The Illinois senator who had blocked all senior military promotions over concerns that the White House was retaliating against a military whistleblower lifted those holds late Tuesday, saying she was satisfied Pentagon leaders were not abusing the promotion process.

Sen. Tammy Duckworth, a Democrat and former Illinois Army National Guardsman who served in Iraq, made the move nearly two weeks ago amid reports that promotion paperwork of Lt. Col. Alexander Vindman — a former member of the National Security Council who testified during President Donald Trump’s impeachment proceedings — had been denied by the White House.

Duckworth had requested Pentagon officials reveal whether they opposed Vindman’s promotion for political reasons. Vindman has since announced he will retire at the end of the month, but Defense Department officials wrote to Duckworth this week saying military leaders signed off on his promotion and sent that information to the president for approval.

“Donald Trump’s unprecedented efforts to further politicize our military by retaliating against Lt. Col. Vindman — for doing his patriotic duty of telling the truth under oath — are unconscionable,” Duckworth said in a statement.

“I’m glad the Department of Defense was finally able to set the record straight that Vindman had earned and was set to receive a promotion to Colonel. We must always protect the merit-based system that is the foundation of our Armed Forces from political corruption and unlawful retaliation.”

Trump has been publicly critical of Vindman numerous times since he testified before a House committee last fall that he had concerns about the president’s politically-motivated comments during a call with Ukraine President Volodymyr Zelensky in summer 2019.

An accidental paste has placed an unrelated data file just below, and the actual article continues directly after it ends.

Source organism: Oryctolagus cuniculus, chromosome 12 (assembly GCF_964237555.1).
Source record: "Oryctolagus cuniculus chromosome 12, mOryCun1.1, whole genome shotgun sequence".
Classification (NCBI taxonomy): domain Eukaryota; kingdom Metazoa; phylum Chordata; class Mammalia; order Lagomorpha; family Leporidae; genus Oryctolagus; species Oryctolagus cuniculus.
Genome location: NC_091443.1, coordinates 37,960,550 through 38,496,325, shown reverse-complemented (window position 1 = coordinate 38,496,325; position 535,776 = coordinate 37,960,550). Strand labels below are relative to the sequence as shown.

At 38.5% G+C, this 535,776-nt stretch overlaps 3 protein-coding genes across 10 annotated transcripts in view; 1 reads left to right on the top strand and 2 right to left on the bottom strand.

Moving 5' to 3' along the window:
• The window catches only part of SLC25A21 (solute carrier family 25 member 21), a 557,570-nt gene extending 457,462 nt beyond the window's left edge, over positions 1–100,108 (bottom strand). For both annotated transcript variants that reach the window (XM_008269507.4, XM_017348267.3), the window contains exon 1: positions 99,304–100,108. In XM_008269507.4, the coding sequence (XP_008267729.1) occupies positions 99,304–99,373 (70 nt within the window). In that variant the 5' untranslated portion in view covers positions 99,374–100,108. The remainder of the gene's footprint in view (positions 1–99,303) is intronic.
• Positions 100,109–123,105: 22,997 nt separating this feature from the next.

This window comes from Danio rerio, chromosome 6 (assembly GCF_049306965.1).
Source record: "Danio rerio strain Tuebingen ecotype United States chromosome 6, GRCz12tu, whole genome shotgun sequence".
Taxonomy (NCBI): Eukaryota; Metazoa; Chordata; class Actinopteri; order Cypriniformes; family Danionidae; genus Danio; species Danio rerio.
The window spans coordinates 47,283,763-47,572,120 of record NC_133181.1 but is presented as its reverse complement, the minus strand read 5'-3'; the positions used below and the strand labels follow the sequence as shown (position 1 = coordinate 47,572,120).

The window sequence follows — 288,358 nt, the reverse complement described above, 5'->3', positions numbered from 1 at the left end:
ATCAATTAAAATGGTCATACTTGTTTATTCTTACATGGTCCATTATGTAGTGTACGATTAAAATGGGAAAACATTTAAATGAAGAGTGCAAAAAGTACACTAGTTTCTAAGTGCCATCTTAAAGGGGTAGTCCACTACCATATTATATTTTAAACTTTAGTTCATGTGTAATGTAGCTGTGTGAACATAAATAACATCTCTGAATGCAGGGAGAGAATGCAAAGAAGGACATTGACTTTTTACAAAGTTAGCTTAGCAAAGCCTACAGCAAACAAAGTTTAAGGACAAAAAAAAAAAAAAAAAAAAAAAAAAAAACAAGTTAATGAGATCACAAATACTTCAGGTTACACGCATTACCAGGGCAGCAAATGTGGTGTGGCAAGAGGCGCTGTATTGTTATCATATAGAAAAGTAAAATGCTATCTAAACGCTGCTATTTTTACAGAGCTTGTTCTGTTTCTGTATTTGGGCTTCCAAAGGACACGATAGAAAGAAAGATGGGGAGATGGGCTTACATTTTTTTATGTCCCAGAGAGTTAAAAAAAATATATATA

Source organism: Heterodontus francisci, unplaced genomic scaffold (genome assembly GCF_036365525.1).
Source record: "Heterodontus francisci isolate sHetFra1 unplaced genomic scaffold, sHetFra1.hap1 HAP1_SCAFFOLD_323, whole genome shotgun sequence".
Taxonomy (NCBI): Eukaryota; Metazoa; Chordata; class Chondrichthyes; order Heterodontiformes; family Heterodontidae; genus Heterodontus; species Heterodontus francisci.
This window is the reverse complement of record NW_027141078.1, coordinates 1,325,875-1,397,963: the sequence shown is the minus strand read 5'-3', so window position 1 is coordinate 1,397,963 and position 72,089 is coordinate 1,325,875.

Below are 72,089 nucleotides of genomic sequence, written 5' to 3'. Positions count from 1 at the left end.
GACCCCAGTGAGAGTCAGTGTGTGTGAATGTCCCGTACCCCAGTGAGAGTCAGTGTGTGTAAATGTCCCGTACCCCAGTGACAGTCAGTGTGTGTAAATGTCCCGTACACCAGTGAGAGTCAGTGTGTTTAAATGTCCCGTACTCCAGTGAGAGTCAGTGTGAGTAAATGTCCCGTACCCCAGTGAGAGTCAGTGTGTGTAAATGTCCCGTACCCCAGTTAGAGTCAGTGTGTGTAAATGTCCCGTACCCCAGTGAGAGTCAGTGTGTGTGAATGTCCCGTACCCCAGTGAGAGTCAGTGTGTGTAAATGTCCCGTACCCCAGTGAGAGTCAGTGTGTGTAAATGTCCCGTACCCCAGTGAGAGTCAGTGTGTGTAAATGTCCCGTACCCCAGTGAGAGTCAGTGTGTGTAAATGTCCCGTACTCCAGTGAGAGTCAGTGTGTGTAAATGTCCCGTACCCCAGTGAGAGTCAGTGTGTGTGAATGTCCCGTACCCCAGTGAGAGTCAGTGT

That testimony was a key part of evidence supporting the House’s impeachment vote against Trump in December. The Senate eventually acquitted the president of those charges.

Duckworth, who has been rumored as a possible vice presidential candidate for Democratic presidential nominee Joe Biden, had said the partial block of military promotions was necessary to ensure that Pentagon leaders were not engaging in improper activity to help the sitting president settle political grudges.

The block had applied to all military promotions at the O-6 level or above. However, since the Senate has been out of session since July 3, the practical effect of the move has been negligible.

Still, earlier this week an attorney representing an anonymous group of Army O-5s sent a letter to Duckworth demanding she lift the holds, saying that her actions were dragging the military promotion system into a political fight.

The Senate is scheduled to return on July 20, and could take up any lingering promotion issues then.

Leo covers Congress, Veterans Affairs and the White House for Military Times. He has covered Washington, D.C. since 2004, focusing on military personnel and veterans policies. His work has earned numerous honors, including a 2009 Polk award, a 2010 National Headliner Award, the IAVA Leadership in Journalism award and the VFW News Media award.

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